# The Unapologetic Mathematician

## The Dimension of a Manifold

One thing that may seem clear at first blush about manifolds actually takes a little thought to be sure about. Specifically, our definition says that each point $p\in M$ is contained in some coordinate patch $U$, which comes with a coordinate map $\phi:U\to\mathbb{R}^n$. But does the $n$ here have to be the same for all points $p$?

Well, let’s start by considering what happens if two coordinate patches intersect each other. Let $U_1\subseteq M$ and $U_2\subseteq M$ be open subsets with $U_1\cap U_2$ not empty, and with coordinate maps $\phi_1:U_1\to\mathbb{R}^{n_1}$ and $\phi_2:U_2\to\mathbb{R}^{n_2}$. Now we can restrict our coordinate patches to the intersection, getting $\left(U_1\cap U_2,\phi_1\vert_{U_1\cap U_2}\right)$ and $\left(U_1\cap U_2,\phi_2\vert_{U_1\cap U_2}\right)$. These are two different coordinate patches with two different coordinate maps on the same open subset $U_1\cap U_2\subseteq M$.

So what? So now we can use $\phi_2$ in reverse to lift up from $\phi_2(U_1\cap U_2)\subseteq\mathbb{R}^{n_2}$ into $U_1\cap U_2\subseteq M$, and then use $\phi_1$ forward to drop down into $\phi_1(U_1\cap U_2)\subseteq\mathbb{R}^{n_1}$. This composition $\phi_1\circ\phi_2^{-1}$ is thus a homeomorphism from an open region in $\mathbb{R}^{n_2}$ to an open region in $\mathbb{R}^{n_1}$. And this is absolutely impossible unless $n_1=n_2$.

So now we know that any two coordinate patches that intersect must use the same value of $n$. Does this mean that we always have to use the same value of $n$? Well, not quite.

Take two distinct natural numbers $m$ and $n$. For each one, we can come up with all the coordinate patches with that dimension, and take their unions $U_m$ and $U_n$. Since the union of any collection of open sets is open, each of these sets must be open. But they can’t intersect, or else some coordinate patch with dimension $m$ and some other with dimension $n$ would have to intersect, and we just saw that they can’t.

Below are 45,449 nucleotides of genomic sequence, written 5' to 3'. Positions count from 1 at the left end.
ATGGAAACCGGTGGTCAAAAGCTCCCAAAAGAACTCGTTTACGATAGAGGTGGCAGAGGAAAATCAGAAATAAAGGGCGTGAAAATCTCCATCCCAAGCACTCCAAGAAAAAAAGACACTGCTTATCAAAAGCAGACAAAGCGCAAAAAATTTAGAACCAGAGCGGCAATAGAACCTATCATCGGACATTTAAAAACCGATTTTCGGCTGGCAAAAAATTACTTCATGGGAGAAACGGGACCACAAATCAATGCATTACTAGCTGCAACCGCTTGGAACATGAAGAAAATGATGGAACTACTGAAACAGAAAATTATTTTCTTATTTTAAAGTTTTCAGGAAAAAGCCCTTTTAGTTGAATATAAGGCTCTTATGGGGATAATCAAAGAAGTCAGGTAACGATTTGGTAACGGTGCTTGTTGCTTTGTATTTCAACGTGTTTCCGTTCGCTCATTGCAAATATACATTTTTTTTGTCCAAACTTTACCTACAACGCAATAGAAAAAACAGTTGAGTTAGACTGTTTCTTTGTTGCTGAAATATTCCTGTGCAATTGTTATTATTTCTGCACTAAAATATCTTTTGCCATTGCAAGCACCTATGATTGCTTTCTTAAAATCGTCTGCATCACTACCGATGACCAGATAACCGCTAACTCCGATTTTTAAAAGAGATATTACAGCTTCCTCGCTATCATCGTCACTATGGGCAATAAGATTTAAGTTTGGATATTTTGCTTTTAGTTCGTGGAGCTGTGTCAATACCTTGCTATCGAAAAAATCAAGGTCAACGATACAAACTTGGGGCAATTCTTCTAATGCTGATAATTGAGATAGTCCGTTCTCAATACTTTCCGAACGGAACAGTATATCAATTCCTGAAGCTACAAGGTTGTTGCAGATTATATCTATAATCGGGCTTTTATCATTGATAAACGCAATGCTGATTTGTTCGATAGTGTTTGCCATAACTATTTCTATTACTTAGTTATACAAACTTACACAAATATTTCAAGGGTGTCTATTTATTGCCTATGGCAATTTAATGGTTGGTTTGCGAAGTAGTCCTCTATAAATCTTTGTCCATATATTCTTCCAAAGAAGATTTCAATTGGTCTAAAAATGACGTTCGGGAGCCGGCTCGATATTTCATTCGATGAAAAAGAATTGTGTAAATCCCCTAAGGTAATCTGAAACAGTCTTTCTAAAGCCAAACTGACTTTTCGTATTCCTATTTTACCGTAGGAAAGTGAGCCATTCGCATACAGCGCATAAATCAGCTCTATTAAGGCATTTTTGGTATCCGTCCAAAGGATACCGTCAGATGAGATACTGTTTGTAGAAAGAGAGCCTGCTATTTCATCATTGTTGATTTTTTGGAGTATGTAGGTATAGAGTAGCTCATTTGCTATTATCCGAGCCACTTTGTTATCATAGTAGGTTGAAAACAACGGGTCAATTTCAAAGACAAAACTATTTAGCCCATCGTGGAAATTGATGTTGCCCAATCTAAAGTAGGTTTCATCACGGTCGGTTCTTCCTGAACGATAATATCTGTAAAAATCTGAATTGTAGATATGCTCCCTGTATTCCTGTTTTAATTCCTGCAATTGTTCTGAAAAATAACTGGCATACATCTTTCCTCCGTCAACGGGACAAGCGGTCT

The only way this is possible is for $U_m$ and $U_n$ to live in different connected components of $M$. And, indeed, our definition so far doesn’t rule out this possibility. We could have a two-dimensional sphere and a one-dimensional circle floating next to each other, never touching, and they would count as a manifold according to what we’ve said so far.

There are two ways around this. One is to only ever talk about connected manifolds, which automatically have a unique dimension since they only have one connected component. However, this imposes restrictions, like making it difficult to take intersections of manifolds and have the result still be a manifold, since it may suddenly be disconnected. The other alternative, which we will use, is simply to assert that all connected components of a manifold must have the same dimension.

Either way, we can specify this dimension by saying that $M$ is an $n$-dimensional manifold, or an $n$-manifold for short.

February 24, 2011 - Posted by | Differential Topology, Topology

1. […] of Manifolds As we discussed the dimension of a manifold yesterday, we passed by an interesting construction that we want to look at in more […]

Pingback by Classes of Manifolds « The Unapologetic Mathematician | February 25, 2011 | Reply

2. “…simply to assert that all connected components of a manifold must have the same dimension.”
should this be “…disconnected components of of a manifold must have the same dimension.” since connected components will have the same
dimension as argued above.

Comment by EE | February 27, 2011 | Reply

3. Sorry if that’s not clear: as the post on connected spaces discusses, we can separate any topological space into its “connected components”, which are maximal connected subsets. As you said, each one of those connected components must have the same dimension in each chart, but in principle each connected component could have a different dimension.

Really it’s just a terminological convention: the “connected” in “connected components” means that each component is a (maximal) connected subspace, not that they are connected to each other.

Comment by John Armstrong | February 27, 2011 | Reply

4. How can we prove the dimension of a manifold is unique using the definition and implicit function theorem?

Comment by Jemal | December 22, 2017 | Reply

• That sounds a bit homeworky, but okay. What does the definition tell you, and what does the implicit function theorem state?

Comment by John Armstrong | December 22, 2017 | Reply